Ministers have given the final go-ahead to the extension of the M74 through south Glasgow and South Lanarkshire with the awarding of a £445m contract.
Transport Minister Stewart Stevenson approved the tender from the sole bidder, Interlink M74 - a consortium of construction companies.
Campaigners against the link said the tender was against competition rules.
Mr Stevenson said procurement was robust. Work is expected to begin in May and end in 2011.
The Scottish Government said the scheme would reduce congestion and provide links to regeneration projects in the east end of Glasgow.
Mr Stevenson said: "This project is also a crucial piece of the infrastructure which is required to provide excellent transport facilities for the visitors and athletes expected in the city as a result of the 2014 Commonwealth Games," he said.
Glasgow City Council leader Steven Purcell said the scheme was tremendous news.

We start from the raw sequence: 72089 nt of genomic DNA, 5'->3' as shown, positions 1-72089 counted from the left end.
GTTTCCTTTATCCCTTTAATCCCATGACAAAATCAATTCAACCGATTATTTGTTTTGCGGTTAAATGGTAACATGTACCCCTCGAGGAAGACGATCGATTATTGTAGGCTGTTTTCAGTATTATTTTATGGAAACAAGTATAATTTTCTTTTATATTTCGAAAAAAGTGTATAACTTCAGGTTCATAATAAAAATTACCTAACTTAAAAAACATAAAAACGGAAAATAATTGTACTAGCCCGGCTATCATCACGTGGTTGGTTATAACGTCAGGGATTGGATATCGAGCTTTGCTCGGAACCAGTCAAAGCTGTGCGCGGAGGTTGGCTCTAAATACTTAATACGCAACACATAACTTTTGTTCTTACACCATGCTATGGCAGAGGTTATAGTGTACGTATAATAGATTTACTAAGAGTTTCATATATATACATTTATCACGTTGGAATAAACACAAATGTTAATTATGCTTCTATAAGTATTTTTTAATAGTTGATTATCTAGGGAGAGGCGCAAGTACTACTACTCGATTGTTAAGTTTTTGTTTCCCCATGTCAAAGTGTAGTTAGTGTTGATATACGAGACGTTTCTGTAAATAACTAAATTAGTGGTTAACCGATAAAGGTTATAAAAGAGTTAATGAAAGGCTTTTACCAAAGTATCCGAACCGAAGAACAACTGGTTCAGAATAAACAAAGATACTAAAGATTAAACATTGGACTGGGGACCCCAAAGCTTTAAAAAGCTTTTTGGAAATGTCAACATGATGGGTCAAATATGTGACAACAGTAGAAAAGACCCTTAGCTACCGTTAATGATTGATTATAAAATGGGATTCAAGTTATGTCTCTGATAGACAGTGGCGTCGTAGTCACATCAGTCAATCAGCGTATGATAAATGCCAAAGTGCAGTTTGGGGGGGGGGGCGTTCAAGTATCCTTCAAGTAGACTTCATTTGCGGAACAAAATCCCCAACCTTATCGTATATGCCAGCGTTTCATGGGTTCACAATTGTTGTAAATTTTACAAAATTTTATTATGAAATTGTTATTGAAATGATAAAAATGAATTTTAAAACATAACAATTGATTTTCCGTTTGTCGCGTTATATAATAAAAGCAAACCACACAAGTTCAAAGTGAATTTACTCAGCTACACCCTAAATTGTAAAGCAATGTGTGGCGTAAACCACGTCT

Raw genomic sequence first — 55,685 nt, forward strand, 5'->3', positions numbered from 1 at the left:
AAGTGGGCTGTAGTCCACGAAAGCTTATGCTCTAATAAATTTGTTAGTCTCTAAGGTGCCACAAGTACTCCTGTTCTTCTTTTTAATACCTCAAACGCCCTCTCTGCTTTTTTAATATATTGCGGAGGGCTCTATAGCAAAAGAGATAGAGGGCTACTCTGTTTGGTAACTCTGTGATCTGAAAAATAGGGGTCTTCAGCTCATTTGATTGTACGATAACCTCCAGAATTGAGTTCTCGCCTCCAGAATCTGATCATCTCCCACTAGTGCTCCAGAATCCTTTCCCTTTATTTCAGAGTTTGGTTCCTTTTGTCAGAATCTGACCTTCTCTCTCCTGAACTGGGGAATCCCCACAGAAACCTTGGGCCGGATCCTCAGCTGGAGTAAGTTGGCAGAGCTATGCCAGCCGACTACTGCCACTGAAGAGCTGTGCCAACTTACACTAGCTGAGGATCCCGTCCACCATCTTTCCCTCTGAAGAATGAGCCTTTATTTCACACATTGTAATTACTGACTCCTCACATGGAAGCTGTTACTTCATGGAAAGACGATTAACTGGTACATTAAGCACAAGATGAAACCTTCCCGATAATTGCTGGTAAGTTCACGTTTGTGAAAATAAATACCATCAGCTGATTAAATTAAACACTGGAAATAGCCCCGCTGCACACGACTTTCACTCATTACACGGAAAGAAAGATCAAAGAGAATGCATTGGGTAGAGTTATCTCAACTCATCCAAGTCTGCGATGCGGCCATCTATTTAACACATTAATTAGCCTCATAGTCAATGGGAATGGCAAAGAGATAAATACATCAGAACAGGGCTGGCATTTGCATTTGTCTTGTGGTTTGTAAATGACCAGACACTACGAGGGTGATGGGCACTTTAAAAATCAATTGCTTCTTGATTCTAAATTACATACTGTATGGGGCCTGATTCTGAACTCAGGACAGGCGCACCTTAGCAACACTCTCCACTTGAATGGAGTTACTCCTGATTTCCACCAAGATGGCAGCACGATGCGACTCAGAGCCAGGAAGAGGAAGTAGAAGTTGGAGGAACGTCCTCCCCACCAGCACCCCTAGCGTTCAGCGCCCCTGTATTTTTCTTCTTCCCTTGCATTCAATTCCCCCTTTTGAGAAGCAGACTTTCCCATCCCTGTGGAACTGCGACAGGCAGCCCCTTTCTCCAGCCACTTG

The contract for £445m - plus an allowance of £12m for the possible treatment of mine workings - was awarded to a consortium which brought together Morgan Est, Balfour Beatty, Morrisons and McAlpines.
The Scottish Green Party said it was in breach of European competition rules.
One of its members lodged a complaint with the European Commission.
Glasgow Green MSP Patrick Harvie said the decision marked a "dark day" for the city.
"A sham tender process has been concluded with a sham review and an entirely irresponsible decision, given that the European Commission may pull the plug on the process altogether," he said.
Mr Stevenson said: "Following an internal review of the procurement processes the government is confident that the procedures are robust and we are happy for Glasgow City Council to award the contract to the Interlink M74 Joint Venture."
The five-mile extension is designed to connect the M74 to the M8, west of the Kingston Bridge in Glasgow.
Business leaders said the route would bring "significant economic benefits" to Glasgow.
Environmental campaigners said they were deeply disappointed by the decision.
Dr Dan Barlow, acting director of WWF Scotland, said: "At a time when we really need to see concerted and joined-up action by government to reduce our climate emissions, the last thing we need is yet another road building project."
The project had been backed by the Scottish Executive despite being rejected by a planning reporter after a public inquiry.